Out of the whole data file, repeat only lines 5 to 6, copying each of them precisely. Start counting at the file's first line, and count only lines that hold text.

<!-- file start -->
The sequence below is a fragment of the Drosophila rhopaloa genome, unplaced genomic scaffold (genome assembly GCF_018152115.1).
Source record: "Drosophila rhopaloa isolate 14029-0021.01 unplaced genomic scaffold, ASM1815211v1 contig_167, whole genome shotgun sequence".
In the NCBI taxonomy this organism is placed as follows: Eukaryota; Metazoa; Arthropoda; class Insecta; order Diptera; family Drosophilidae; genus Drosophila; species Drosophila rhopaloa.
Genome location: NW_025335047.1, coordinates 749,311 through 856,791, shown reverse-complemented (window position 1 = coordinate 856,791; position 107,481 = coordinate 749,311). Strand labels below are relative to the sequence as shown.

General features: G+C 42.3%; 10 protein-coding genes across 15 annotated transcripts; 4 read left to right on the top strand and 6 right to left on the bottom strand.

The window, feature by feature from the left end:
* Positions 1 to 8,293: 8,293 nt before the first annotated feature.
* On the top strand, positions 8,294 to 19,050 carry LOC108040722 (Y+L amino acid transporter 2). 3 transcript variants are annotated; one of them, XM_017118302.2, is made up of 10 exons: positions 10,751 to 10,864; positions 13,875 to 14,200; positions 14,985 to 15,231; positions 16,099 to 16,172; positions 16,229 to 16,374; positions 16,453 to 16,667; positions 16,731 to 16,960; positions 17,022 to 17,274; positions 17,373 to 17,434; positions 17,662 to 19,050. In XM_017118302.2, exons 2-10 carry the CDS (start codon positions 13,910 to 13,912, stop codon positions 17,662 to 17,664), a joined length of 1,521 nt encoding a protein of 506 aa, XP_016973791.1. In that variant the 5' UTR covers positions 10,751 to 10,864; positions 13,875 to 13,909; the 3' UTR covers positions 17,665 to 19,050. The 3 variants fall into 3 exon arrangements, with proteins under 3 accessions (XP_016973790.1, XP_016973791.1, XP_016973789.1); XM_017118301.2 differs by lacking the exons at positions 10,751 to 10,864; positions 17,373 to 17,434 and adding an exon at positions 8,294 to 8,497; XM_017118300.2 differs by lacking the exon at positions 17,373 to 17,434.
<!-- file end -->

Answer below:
General features: G+C 42.3%; 10 protein-coding genes across 15 annotated transcripts; 4 read left to right on the top strand and 6 right to left on the bottom strand.

The window, feature by feature from the left end: